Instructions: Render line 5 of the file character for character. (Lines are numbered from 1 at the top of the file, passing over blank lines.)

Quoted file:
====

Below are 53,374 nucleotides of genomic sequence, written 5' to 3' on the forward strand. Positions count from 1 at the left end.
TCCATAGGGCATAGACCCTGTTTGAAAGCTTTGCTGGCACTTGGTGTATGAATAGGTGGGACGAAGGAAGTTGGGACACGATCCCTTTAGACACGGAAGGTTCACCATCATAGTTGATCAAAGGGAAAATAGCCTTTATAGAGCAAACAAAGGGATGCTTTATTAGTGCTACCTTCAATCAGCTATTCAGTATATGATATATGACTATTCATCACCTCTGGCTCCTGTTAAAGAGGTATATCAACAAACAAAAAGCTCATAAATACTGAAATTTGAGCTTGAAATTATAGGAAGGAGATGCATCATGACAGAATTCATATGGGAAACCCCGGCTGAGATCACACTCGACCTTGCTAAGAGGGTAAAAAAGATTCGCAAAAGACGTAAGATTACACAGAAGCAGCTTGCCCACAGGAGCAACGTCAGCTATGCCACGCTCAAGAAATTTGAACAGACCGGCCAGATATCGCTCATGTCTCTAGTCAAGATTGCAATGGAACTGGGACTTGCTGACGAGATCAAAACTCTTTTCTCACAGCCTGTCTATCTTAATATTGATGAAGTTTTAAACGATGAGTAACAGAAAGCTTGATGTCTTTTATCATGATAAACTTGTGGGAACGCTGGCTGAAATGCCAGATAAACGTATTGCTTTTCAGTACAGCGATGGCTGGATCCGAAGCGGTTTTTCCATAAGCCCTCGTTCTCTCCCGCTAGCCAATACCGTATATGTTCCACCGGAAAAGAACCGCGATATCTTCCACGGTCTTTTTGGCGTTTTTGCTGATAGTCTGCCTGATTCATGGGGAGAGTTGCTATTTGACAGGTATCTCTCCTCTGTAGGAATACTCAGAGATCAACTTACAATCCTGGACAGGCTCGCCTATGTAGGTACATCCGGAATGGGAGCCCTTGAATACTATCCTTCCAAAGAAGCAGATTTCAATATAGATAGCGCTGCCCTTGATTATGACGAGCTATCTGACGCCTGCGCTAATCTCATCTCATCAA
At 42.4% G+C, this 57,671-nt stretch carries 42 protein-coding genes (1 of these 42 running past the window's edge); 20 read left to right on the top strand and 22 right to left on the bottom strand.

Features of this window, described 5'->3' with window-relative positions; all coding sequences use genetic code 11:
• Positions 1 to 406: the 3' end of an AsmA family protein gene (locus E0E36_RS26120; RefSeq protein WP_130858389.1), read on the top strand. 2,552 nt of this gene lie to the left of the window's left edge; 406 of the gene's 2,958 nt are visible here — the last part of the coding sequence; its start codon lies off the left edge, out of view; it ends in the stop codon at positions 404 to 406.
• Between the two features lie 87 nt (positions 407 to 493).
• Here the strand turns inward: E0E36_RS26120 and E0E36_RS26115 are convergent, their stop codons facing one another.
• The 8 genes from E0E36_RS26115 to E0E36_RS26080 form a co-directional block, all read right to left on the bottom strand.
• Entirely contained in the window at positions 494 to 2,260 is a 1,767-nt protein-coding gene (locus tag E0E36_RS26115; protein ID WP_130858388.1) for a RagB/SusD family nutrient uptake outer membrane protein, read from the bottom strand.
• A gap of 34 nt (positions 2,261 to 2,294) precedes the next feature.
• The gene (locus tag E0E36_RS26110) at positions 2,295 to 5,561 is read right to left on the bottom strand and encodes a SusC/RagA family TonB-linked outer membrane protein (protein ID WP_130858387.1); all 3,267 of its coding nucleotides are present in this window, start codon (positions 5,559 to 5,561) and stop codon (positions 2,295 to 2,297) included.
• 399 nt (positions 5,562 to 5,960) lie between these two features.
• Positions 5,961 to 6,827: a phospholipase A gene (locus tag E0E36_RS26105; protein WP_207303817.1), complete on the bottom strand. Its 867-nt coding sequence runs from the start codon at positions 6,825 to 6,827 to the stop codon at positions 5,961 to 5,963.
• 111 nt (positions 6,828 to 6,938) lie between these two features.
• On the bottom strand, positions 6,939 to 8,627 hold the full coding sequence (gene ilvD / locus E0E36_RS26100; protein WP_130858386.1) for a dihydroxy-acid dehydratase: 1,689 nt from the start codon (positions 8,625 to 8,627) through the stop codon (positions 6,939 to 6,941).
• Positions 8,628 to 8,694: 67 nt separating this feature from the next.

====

• Positions 1 to 406: the 3' end of an AsmA family protein gene (locus E0E36_RS26120; RefSeq protein WP_130858389.1), read on the top strand. 2,552 nt of this gene lie to the left of the window's left edge; 406 of the gene's 2,958 nt are visible here — the last part of the coding sequence; its start codon lies off the left edge, out of view; it ends in the stop codon at positions 404 to 406.